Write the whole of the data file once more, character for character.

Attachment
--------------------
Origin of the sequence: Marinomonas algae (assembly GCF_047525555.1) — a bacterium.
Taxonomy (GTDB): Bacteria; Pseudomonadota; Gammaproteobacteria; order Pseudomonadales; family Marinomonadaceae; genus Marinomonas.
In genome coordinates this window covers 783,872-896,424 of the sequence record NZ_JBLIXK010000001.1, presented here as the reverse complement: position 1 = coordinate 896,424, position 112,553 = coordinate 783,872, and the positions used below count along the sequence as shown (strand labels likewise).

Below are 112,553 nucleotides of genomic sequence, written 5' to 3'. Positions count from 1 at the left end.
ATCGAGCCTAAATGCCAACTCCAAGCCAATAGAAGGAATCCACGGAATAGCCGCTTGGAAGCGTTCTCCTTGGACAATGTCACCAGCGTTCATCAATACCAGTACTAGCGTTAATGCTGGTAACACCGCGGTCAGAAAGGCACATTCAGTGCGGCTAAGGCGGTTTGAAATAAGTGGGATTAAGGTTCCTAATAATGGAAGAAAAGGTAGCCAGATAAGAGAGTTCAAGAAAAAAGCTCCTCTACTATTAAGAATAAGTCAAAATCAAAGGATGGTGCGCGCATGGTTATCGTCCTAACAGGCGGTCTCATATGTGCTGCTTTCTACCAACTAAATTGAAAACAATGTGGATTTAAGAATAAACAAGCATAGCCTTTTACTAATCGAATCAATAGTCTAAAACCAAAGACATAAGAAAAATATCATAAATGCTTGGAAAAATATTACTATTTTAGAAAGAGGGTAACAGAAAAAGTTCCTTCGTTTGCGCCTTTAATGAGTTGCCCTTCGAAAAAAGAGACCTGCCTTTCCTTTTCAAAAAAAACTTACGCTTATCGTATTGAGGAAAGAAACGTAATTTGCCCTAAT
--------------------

Origin of the sequence: Marinomonas algae (assembly GCF_047525555.1) — a bacterium.
Taxonomy (GTDB): Bacteria; Pseudomonadota; Gammaproteobacteria; order Pseudomonadales; family Marinomonadaceae; genus Marinomonas.
In genome coordinates this window covers 783,872-896,424 of the sequence record NZ_JBLIXK010000001.1, presented here as the reverse complement: position 1 = coordinate 896,424, position 112,553 = coordinate 783,872, and the positions used below count along the sequence as shown (strand labels likewise).

Below are 112,553 nucleotides of genomic sequence, written 5' to 3'. Positions count from 1 at the left end.
ATCGAGCCTAAATGCCAACTCCAAGCCAATAGAAGGAATCCACGGAATAGCCGCTTGGAAGCGTTCTCCTTGGACAATGTCACCAGCGTTCATCAATACCAGTACTAGCGTTAATGCTGGTAACACCGCGGTCAGAAAGGCACATTCAGTGCGGCTAAGGCGGTTTGAAATAAGTGGGATTAAGGTTCCTAATAATGGAAGAAAAGGTAGCCAGATAAGAGAGTTCAAGAAAAAAGCTCCTCTACTATTAAGAATAAGTCAAAATCAAAGGATGGTGCGCGCATGGTTATCGTCCTAACAGGCGGTCTCATATGTGCTGCTTTCTACCAACTAAATTGAAAACAATGTGGATTTAAGAATAAACAAGCATAGCCTTTTACTAATCGAATCAATAGTCTAAAACCAAAGACATAAGAAAAATATCATAAATGCTTGGAAAAATATTACTATTTTAGAAAGAGGGTAACAGAAAAAGTTCCTTCGTTTGCGCCTTTAATGAGTTGCCCTTCGAAAAAAGAGACCTGCCTTTCCTTTTCAAAAAAAACTTACGCTTATCGTATTGAGGAAAGAAACGTAATTTGCCCTAAT